Apple Refuses To Unlock Phone In San Bernardino Trial

Photographed by Rockie Nolan.
A U.S. federal magistrate judge has ordered Apple to unlock the phone used by one of the shooters in the December San Bernardino, CA attacks that killed 14 people. Apple is opposing the judge's order, and for good reason.

"The United States government has demanded that Apple take an unprecedented step which threatens the security of our customers," Apple CEO Tim Cook writes in an open letter explaining the company's stance on Apple's website. "We oppose this order, which has implications far beyond the legal case at hand."

Specifically, the FBI is asking Apple to unlock Syed Rizwan Farook's iPhone 5C in order to gain access to potentially important evidence, such as his contacts, phone calls, photos, and iMessages.

The Justice Department secured a search warrant for the phone, but investigators aren't able to gain access to its private data without fear of the phone permanently wiping that data after 10 failed login attempts. Magistrate Judge Sheri Pym of the Federal District Court for the District of Central California ordered Apple to offer reasonable technical assistance that should allow investigators to bypass this auto-erasing safety feature. Prosecutors were already able to access the data Farook had backed up to iCloud.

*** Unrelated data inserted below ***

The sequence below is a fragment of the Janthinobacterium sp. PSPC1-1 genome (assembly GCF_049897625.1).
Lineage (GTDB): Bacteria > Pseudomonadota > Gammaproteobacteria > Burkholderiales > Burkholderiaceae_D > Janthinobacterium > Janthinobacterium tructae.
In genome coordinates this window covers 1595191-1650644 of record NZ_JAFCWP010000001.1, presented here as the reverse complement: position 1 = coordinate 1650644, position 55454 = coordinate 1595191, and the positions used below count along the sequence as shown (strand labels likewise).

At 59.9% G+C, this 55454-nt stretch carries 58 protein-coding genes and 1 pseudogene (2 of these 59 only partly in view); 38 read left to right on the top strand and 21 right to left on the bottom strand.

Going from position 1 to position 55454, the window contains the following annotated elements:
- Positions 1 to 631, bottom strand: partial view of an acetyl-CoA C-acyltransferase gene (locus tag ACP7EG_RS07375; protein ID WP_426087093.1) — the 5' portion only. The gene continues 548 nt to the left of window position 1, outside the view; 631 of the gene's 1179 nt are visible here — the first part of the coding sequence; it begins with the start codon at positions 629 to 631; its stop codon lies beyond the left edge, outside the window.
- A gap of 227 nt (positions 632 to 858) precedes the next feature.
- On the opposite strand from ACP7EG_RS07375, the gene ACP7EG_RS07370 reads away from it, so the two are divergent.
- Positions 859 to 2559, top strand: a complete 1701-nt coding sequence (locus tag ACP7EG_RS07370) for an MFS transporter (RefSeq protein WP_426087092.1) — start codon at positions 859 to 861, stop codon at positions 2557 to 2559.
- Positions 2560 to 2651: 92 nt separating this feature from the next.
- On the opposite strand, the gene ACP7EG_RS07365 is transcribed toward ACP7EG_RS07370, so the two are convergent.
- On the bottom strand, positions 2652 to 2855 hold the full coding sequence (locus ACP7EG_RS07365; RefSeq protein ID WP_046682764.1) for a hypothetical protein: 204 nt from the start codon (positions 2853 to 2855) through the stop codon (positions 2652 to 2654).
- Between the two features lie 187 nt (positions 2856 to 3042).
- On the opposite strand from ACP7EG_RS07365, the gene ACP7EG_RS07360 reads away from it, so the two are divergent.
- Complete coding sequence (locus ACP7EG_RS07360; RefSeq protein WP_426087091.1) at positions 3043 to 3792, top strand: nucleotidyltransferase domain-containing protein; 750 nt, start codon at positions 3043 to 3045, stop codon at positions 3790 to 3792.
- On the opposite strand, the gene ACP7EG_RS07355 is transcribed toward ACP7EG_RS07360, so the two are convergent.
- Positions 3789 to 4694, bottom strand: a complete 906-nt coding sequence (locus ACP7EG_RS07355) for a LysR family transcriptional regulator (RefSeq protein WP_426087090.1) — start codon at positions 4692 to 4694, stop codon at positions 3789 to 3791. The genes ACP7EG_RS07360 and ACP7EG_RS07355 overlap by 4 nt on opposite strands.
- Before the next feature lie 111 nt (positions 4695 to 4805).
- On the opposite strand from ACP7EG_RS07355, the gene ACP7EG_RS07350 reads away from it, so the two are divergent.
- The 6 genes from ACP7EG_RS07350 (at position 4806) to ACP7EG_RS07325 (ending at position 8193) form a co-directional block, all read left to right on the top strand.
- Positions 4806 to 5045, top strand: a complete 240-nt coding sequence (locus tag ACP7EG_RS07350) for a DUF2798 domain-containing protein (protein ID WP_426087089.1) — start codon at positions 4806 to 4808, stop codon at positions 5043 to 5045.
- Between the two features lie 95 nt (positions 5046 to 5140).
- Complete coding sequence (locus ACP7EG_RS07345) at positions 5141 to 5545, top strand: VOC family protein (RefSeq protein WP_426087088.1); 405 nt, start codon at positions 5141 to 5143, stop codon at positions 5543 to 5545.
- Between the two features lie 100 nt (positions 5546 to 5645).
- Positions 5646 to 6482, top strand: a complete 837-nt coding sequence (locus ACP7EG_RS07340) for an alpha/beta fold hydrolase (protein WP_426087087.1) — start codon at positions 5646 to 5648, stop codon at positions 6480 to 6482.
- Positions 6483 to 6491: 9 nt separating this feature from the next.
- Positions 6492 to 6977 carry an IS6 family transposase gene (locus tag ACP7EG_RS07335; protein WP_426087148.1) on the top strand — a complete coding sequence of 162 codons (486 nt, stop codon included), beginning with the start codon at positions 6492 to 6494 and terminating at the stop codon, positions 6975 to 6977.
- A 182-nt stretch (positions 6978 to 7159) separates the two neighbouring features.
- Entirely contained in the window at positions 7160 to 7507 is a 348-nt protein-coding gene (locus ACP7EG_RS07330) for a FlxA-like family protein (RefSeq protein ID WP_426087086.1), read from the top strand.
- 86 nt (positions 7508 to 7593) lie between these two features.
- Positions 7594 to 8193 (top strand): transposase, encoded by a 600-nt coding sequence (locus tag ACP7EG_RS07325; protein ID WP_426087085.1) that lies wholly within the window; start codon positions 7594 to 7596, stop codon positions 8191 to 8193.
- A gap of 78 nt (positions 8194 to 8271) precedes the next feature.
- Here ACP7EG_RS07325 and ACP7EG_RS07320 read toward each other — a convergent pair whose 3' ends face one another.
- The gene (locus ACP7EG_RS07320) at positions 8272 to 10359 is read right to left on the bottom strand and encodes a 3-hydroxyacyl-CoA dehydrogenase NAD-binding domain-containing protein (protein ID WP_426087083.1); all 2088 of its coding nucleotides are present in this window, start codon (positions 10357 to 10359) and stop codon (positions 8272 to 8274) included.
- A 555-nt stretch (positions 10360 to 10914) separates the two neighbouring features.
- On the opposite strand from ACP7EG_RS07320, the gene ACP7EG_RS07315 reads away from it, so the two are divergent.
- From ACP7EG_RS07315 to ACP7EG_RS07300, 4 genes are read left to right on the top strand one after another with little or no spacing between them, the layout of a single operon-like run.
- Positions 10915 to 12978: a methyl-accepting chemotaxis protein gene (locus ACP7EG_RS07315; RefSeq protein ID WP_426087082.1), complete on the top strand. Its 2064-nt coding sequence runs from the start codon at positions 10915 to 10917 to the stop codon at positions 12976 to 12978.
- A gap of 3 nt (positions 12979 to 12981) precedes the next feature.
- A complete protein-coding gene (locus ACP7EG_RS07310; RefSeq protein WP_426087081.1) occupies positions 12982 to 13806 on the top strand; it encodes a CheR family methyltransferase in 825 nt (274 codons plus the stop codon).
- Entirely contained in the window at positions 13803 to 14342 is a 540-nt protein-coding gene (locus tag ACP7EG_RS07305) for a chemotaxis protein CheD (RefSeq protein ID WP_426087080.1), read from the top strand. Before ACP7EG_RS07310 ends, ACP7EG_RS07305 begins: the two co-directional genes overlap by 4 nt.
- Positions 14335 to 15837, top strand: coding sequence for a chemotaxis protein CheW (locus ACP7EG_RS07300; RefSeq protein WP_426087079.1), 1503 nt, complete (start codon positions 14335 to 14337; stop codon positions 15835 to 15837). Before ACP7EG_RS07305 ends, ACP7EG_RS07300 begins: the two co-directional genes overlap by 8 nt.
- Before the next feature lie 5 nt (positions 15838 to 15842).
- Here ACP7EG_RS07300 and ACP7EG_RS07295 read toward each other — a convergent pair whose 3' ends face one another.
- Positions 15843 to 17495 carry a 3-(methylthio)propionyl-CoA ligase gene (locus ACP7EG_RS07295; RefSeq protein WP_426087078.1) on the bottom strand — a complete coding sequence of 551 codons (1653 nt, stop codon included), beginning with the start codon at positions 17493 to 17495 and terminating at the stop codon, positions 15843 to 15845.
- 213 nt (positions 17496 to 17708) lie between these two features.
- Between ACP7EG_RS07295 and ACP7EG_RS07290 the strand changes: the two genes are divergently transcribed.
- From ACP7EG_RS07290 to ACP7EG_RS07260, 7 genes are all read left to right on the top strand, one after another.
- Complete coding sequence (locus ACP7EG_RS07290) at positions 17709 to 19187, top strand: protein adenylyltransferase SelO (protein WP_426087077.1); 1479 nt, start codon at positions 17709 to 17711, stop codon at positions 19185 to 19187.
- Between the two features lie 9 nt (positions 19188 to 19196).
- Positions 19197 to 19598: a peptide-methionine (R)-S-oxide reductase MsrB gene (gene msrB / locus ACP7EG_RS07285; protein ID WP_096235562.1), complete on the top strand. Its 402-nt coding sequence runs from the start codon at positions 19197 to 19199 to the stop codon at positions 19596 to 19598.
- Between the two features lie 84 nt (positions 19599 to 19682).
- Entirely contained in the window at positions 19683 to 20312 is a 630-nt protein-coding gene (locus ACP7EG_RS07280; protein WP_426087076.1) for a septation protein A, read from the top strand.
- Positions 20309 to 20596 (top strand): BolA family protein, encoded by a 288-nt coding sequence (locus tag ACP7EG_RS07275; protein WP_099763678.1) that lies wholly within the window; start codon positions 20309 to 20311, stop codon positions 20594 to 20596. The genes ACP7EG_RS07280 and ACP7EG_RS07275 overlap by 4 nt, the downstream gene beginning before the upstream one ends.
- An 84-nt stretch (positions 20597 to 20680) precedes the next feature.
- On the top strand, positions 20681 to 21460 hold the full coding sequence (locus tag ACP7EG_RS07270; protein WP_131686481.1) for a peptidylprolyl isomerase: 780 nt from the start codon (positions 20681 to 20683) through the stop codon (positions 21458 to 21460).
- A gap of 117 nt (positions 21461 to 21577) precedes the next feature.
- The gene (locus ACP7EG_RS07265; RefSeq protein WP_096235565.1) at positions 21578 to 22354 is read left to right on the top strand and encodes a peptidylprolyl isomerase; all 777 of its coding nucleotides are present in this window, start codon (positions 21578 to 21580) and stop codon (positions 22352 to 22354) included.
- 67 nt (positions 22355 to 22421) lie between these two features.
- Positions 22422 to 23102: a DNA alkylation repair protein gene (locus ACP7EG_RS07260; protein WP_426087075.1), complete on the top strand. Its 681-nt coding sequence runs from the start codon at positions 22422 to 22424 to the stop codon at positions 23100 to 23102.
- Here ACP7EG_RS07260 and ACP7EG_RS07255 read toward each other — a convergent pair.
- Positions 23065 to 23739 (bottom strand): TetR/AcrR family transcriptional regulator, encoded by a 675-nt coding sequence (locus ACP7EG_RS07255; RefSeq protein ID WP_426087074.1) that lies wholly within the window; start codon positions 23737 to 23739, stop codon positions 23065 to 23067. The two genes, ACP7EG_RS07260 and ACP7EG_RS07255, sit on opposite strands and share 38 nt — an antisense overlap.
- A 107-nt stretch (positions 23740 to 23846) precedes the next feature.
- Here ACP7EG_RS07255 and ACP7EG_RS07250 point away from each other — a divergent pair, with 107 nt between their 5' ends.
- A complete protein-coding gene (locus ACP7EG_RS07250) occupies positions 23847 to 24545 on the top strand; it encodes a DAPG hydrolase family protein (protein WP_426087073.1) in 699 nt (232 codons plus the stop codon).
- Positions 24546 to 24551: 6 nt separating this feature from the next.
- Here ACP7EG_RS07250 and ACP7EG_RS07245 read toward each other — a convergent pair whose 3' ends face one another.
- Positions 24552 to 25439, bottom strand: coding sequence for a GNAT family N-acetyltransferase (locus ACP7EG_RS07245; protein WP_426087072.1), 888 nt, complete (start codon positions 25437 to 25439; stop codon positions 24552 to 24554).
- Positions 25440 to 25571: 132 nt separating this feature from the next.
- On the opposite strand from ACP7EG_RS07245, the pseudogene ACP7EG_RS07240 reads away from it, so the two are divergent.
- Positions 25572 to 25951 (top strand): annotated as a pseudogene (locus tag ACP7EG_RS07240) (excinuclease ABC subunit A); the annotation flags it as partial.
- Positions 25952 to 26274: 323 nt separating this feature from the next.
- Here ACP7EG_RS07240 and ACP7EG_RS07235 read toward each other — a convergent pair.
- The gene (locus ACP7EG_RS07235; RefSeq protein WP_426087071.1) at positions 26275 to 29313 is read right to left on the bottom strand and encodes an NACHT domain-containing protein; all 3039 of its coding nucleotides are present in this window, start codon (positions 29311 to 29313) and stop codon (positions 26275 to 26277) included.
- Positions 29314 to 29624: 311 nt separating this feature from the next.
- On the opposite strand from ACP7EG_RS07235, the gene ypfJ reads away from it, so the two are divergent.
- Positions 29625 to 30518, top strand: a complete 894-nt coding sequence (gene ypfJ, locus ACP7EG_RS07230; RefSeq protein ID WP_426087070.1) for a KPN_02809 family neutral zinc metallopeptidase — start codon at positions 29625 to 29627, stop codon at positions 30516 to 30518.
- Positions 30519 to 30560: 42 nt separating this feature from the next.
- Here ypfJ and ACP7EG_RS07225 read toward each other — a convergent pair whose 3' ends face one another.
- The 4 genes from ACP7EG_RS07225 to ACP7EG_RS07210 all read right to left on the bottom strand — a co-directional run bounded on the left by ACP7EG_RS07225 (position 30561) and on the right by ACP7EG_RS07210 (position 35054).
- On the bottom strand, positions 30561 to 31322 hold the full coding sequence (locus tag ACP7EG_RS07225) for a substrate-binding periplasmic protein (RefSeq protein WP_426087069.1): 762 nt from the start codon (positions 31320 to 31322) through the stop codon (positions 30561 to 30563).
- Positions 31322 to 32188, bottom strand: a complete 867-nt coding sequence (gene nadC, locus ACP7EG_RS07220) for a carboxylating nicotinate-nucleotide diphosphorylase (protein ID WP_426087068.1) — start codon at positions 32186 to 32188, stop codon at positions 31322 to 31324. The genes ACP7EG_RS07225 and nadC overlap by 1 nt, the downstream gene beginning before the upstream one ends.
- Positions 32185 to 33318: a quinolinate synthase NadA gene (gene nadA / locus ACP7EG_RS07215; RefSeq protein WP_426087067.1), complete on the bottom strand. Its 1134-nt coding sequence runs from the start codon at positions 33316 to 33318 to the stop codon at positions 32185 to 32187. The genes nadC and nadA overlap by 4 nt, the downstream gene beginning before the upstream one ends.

The FBI has been battling Apple, Google, and other tech companies over the ability to gain access to encrypted data (particularly on smartphones). To do this, Apple would have to hand over the keys used to keep that data secure, which could in turn violate the privacy and security of all iPhone users. (For more about encryption and why it's important, click here.)

Cook says that up until now, the company has "done everything that is both within our power and within the law" to aid government agencies in this investigation.

“But now the U.S. government has asked us for something we simply do not have, and something we consider too dangerous to create," Cook says. "They have asked us to build a backdoor to the iPhone.”

Kevin Bankston, director of New America’s Open Technology Institute, told The Washington Post that this is the same thing as asking Apple to "custom-build malware." And once the government has this key, as the Electronic Frontier Foundation explains, it's entirely feasible to assume the government would use it over and over again, and then other governments would request access to this key, too. Your days of iPhone privacy — any digital privacy, really — would be completely over.

It's unlikely the FBI will back down easily in this confrontation. But you can bet Apple's going to continue to fight back just as hard.

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